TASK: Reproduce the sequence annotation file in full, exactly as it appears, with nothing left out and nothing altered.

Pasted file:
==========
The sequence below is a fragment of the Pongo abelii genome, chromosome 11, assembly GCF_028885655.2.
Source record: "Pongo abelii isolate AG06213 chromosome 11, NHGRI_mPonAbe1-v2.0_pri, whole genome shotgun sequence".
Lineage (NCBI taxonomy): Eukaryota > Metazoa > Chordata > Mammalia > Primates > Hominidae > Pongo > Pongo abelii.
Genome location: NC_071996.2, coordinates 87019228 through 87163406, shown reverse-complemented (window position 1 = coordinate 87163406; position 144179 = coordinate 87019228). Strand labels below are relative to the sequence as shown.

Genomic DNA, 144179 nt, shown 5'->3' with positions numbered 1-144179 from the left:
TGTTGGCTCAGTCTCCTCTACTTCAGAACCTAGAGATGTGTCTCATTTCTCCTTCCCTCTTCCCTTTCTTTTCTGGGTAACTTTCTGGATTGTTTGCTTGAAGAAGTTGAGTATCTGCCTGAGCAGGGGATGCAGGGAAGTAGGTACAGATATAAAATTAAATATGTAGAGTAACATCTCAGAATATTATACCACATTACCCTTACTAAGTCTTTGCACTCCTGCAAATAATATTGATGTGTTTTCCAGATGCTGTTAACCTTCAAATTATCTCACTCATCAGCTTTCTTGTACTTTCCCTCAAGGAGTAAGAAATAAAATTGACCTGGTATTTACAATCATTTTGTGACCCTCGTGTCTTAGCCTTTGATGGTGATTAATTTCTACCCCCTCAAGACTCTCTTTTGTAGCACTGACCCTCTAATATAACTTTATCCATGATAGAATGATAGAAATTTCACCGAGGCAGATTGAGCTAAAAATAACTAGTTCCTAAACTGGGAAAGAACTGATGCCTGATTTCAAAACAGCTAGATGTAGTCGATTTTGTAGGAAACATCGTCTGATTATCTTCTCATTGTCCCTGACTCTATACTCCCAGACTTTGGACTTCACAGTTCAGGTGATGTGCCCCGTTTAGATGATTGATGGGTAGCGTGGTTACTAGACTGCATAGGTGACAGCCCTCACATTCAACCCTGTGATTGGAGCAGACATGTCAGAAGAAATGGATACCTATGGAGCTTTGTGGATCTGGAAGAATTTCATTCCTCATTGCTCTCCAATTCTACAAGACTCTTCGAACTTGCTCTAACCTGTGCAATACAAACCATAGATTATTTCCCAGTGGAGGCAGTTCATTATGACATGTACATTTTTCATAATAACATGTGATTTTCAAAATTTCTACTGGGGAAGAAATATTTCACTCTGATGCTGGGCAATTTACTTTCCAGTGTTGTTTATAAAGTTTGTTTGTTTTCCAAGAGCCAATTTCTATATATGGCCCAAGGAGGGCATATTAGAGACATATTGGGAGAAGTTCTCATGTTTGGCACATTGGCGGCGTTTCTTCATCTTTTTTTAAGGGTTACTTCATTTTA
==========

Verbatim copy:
The sequence below is a fragment of the Pongo abelii genome, chromosome 11, assembly GCF_028885655.2.
Source record: "Pongo abelii isolate AG06213 chromosome 11, NHGRI_mPonAbe1-v2.0_pri, whole genome shotgun sequence".
Lineage (NCBI taxonomy): Eukaryota > Metazoa > Chordata > Mammalia > Primates > Hominidae > Pongo > Pongo abelii.
Genome location: NC_071996.2, coordinates 87019228 through 87163406, shown reverse-complemented (window position 1 = coordinate 87163406; position 144179 = coordinate 87019228). Strand labels below are relative to the sequence as shown.

Genomic DNA, 144179 nt, shown 5'->3' with positions numbered 1-144179 from the left:
TGTTGGCTCAGTCTCCTCTACTTCAGAACCTAGAGATGTGTCTCATTTCTCCTTCCCTCTTCCCTTTCTTTTCTGGGTAACTTTCTGGATTGTTTGCTTGAAGAAGTTGAGTATCTGCCTGAGCAGGGGATGCAGGGAAGTAGGTACAGATATAAAATTAAATATGTAGAGTAACATCTCAGAATATTATACCACATTACCCTTACTAAGTCTTTGCACTCCTGCAAATAATATTGATGTGTTTTCCAGATGCTGTTAACCTTCAAATTATCTCACTCATCAGCTTTCTTGTACTTTCCCTCAAGGAGTAAGAAATAAAATTGACCTGGTATTTACAATCATTTTGTGACCCTCGTGTCTTAGCCTTTGATGGTGATTAATTTCTACCCCCTCAAGACTCTCTTTTGTAGCACTGACCCTCTAATATAACTTTATCCATGATAGAATGATAGAAATTTCACCGAGGCAGATTGAGCTAAAAATAACTAGTTCCTAAACTGGGAAAGAACTGATGCCTGATTTCAAAACAGCTAGATGTAGTCGATTTTGTAGGAAACATCGTCTGATTATCTTCTCATTGTCCCTGACTCTATACTCCCAGACTTTGGACTTCACAGTTCAGGTGATGTGCCCCGTTTAGATGATTGATGGGTAGCGTGGTTACTAGACTGCATAGGTGACAGCCCTCACATTCAACCCTGTGATTGGAGCAGACATGTCAGAAGAAATGGATACCTATGGAGCTTTGTGGATCTGGAAGAATTTCATTCCTCATTGCTCTCCAATTCTACAAGACTCTTCGAACTTGCTCTAACCTGTGCAATACAAACCATAGATTATTTCCCAGTGGAGGCAGTTCATTATGACATGTACATTTTTCATAATAACATGTGATTTTCAAAATTTCTACTGGGGAAGAAATATTTCACTCTGATGCTGGGCAATTTACTTTCCAGTGTTGTTTATAAAGTTTGTTTGTTTTCCAAGAGCCAATTTCTATATATGGCCCAAGGAGGGCATATTAGAGACATATTGGGAGAAGTTCTCATGTTTGGCACATTGGCGGCGTTTCTTCATCTTTTTTTAAGGGTTACTTCATTTTA